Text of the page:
The estimated budget keeps ballooning. In 2008, when it was announced that the Roghun project, which was first devised in Soviet times, was to be revived, the cost was estimated at $3 billion. That price tag had risen to $3.9 billion by 2016. This year, the Energy Ministry announced it will take $5 billion to finish Roghun. Higher estimates have been mentioned elsewhere.
Campaigns to raise the funds have at times been outlandish. In 2010, countless Tajiks were cajoled into buying shares in the project. The campaign managed to raise an impressive but still small, given the needs, amount of $180 million. The government never attempts to give any proper account of how it spends its money, so it is not fully understood where all those funds, gathered amid much difficulty and heartache, ended up.
This point is particularly problematic in Tajikistan, since every cent that ostensibly goes toward Roghun is one deprived from the country’s sorely underfunded schools and hospitals.
As the World Bank pointed out in a report published in June, between 2015 and 2020, “energy sector spending accounted for a quarter of total budget spending, and the pressure placed on the state budget by the Roghun hydropower plant [project] will remain high in the medium term.”
“Expenditure on Roghun is forcing the government to reduce the volume of necessary social spending, jeopardizing macroeconomic stability and exacerbating the risk of a debt crisis,” the World Bank found in its report.
In September 2017, the National Bank issued $500 million worth of eurobonds on the international market, a pile of debt that is already requiring Tajikistan to make annual repayments of around $35 million.
Avesta reported on December 6, citing government officials, that Tajikistan is hoping to raise another 314 million euros ($334 million) for Roghun next year. The plan is to drum up the funds through the issue of loans at “acceptable interest rates.” The officials offered no indication as to which countries or financial institutions might hand over this cash.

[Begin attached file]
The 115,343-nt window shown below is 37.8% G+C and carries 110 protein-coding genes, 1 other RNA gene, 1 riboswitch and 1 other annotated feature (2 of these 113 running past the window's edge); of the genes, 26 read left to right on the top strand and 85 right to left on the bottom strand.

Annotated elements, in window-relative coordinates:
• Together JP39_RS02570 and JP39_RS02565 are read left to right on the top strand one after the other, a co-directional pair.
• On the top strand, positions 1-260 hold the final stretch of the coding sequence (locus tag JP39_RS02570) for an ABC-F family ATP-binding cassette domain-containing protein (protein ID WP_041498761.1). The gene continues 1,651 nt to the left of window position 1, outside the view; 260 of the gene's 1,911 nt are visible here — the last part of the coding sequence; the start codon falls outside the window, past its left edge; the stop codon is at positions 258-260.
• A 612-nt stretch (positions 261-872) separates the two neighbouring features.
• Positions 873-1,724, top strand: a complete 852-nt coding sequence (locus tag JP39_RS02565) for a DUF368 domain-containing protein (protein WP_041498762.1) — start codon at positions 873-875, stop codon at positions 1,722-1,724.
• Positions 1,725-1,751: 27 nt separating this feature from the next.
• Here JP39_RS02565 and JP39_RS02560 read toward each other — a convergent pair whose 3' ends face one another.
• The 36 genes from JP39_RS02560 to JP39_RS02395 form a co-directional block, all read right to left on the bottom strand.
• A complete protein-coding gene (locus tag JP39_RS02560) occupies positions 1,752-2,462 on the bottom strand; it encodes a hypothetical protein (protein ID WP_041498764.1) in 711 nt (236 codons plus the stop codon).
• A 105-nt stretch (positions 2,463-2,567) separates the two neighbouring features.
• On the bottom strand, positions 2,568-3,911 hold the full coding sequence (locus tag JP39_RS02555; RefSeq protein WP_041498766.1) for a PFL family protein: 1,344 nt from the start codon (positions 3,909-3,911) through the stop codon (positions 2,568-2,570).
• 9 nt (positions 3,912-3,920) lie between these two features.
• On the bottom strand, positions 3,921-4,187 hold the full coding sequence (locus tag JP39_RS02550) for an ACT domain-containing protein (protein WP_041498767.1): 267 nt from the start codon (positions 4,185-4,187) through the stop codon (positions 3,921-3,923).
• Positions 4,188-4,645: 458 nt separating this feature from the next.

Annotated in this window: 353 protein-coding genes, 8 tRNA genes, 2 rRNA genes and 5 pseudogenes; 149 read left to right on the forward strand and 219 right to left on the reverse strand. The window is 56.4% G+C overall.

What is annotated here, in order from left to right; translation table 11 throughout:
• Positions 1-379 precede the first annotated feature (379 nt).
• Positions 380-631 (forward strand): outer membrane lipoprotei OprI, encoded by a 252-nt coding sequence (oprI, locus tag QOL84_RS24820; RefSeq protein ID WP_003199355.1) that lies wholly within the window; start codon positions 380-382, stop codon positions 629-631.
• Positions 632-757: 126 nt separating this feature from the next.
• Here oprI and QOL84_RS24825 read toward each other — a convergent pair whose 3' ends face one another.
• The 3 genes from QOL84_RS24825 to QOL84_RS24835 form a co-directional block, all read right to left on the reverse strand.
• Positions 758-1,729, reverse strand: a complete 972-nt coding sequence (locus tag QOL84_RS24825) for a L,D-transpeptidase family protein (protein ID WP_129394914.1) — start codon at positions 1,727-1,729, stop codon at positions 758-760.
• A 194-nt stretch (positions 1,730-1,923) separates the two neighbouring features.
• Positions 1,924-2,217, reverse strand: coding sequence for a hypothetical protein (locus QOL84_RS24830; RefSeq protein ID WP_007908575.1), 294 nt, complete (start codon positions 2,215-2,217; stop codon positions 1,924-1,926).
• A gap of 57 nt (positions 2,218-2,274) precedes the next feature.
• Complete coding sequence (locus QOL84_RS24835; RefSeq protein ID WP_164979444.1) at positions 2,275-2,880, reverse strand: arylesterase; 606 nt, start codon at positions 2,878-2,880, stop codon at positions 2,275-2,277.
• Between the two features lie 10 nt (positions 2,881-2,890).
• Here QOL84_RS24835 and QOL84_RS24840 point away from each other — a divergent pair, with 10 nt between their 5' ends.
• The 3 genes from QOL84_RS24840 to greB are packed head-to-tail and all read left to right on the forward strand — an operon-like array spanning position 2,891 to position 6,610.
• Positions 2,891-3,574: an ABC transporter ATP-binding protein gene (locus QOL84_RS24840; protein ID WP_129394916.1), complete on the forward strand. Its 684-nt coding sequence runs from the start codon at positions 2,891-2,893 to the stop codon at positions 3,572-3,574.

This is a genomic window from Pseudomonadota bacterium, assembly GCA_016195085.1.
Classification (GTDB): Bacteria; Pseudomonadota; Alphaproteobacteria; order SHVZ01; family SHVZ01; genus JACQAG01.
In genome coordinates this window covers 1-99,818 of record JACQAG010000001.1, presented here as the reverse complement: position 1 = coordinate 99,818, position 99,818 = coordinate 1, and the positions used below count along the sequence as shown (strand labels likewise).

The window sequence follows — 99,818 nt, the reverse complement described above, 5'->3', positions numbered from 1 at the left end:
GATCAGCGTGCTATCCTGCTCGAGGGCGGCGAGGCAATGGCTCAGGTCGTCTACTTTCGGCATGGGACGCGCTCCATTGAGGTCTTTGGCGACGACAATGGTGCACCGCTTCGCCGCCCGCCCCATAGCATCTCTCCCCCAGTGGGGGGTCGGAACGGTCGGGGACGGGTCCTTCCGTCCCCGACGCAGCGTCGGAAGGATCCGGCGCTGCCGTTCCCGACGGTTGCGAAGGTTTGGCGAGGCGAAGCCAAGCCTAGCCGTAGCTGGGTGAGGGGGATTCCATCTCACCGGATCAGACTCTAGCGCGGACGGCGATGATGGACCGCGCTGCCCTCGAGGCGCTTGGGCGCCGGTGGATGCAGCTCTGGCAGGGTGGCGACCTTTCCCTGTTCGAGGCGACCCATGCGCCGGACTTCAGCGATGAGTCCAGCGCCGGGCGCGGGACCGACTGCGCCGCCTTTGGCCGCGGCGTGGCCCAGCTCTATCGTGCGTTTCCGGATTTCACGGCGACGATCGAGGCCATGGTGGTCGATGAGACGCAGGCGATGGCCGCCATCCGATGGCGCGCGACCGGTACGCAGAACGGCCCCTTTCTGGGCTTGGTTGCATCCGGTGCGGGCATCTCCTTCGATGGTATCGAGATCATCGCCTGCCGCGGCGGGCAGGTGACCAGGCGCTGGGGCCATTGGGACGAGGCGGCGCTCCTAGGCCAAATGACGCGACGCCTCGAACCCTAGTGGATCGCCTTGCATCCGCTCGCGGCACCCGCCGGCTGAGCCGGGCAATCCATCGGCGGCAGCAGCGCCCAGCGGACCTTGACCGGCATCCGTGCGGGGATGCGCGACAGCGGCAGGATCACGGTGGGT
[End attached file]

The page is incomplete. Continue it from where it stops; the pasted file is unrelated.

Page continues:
There may be hopes that the European Union will live up to vague commitments to become an investor in the project. In July, the EU’s investment arm, the European Investment Bank, told Reuters news agency that it had been charged by the European Commission with becoming “the largest investor” in Roghun. The stated purpose of the investment was to reduce Tajikistan’s dependence on Russia.
But as Temur Umarov, a fellow at the Carnegie Endowment for International Peace, points out, any such support may be contingent on the ability and willingness of the corrupt, nepotistic regime running Tajikistan to demonstrate transparency.
“It seems to me that, at least until there are changes in the political system of Tajikistan, we will not see real changes over the Roghun hydropower plant,” Umarov said. “Of course, Rahmon will make all these promises. He’ll say that in two years, or three or four, Roghun will be built, and we’ll become the biggest provider of electricity in Central Asia, and we’ll be one of the richest nations in the world for water, but that is far from becoming reality.”